Interview: DragonReine

Today we’re joined by DragonReine.  DragonReine is another incredibly talented, enthusiastic, and versatile artist.  They’re a self-taught freelance illustrator and also a fanfiction writer.  They also make art tutorials on Patreaon.  Their work is absolutely gorgeous.  I was awestruck by the pictures they sent to go with their interview: the realism and expressive faces are quite remarkable.  My thanks to them for taking the time to participate in this interview.



Please, tell us about your art.

I’m a part-time freelance artist who specializes in illustrations and portrait art, with my favorite subjects being romance and people of color. My choice of medium is digital, specifically Adobe Photoshop and occasionally Corel Painter.

Currently I am focused on commissions, both private and commercial, and I have painted several book covers. You can check this link about what sort of commission work I do:

I’ve recently started a Patreon, where I offer tutorials on how to paint digitally, using my methods.

I am also a fanfiction writer, when my wrist needs a break from drawing! I tend to write romance, usually m/m romance.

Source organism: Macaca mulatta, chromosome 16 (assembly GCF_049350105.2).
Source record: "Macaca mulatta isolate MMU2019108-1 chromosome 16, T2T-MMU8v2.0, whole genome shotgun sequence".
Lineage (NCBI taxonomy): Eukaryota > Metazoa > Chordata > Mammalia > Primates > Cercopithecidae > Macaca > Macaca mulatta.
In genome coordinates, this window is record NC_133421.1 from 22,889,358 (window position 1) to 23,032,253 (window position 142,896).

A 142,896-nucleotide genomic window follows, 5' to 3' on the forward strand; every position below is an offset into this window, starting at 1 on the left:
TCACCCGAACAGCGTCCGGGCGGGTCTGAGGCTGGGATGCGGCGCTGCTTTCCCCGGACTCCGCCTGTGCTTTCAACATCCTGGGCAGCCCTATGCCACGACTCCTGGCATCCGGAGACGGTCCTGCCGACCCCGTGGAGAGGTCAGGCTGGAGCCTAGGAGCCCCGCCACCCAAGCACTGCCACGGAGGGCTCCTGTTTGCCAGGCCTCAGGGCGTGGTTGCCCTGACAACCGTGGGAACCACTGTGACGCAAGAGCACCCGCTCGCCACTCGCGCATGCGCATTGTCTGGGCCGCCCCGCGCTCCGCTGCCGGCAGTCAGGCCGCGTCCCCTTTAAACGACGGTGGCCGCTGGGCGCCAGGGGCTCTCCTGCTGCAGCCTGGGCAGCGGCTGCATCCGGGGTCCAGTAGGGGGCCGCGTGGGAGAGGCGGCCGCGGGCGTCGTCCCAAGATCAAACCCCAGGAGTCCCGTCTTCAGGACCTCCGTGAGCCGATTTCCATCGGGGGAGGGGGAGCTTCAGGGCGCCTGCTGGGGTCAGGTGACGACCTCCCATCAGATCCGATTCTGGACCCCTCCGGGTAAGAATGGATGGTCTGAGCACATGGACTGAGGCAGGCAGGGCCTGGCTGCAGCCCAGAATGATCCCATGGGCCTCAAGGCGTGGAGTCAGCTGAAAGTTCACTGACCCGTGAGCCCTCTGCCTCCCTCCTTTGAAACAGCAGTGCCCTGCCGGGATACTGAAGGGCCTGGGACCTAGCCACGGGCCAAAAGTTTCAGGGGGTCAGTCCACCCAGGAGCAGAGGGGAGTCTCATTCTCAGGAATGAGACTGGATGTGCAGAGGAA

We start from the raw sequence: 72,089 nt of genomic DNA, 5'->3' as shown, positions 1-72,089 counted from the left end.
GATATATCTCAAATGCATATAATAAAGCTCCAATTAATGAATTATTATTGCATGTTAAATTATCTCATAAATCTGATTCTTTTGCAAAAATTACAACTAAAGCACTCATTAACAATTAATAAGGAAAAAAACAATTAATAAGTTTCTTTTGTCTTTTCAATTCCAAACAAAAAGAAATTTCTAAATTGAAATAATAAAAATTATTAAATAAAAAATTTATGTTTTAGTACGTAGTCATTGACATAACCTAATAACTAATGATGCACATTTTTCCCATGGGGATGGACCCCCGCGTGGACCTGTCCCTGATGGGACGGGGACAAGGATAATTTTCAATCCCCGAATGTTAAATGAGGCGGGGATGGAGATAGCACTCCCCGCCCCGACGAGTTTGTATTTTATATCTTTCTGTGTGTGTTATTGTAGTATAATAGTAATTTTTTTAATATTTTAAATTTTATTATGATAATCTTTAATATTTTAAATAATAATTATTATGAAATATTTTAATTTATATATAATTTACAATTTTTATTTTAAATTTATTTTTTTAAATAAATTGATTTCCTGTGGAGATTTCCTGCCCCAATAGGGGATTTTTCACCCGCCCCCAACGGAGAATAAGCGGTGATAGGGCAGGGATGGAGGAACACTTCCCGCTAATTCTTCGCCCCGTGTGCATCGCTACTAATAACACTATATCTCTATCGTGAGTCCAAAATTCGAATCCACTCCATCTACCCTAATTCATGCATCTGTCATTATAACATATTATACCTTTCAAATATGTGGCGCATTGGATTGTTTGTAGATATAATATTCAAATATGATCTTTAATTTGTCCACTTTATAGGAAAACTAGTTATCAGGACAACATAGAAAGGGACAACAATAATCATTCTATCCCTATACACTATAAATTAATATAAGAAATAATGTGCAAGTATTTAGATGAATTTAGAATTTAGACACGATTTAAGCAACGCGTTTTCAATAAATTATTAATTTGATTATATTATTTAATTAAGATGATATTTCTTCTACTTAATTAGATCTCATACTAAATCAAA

What inspires you?

With my art: Other artists and creative types!

It’s such a cliché answer, but that’s exactly why I enjoy taking commissions so much.

Many of the people I work with are writers and role-players, who have a creativity that I sometimes feel that I lack. A large part of the fun with working with my clients is trying to see their vision thorough their stories, and capturing that on canvas, and it’s always a great feeling to have them keyboard mash at me and yelling “OMG THAT’S MY CHARACTER(S) I RECOGNISE THEM”.

With my writing: Looking at characters and trying to figure out what makes them tick.

Put it this way: when we consume stories that isn’t our own creations, it’s basically like watching puppets dance on a stage. We see the puppets, we see what they do, and we are told by the story why they do the things they do. But we are limited by what the story is willing to tell us, which is often not the full story, you know?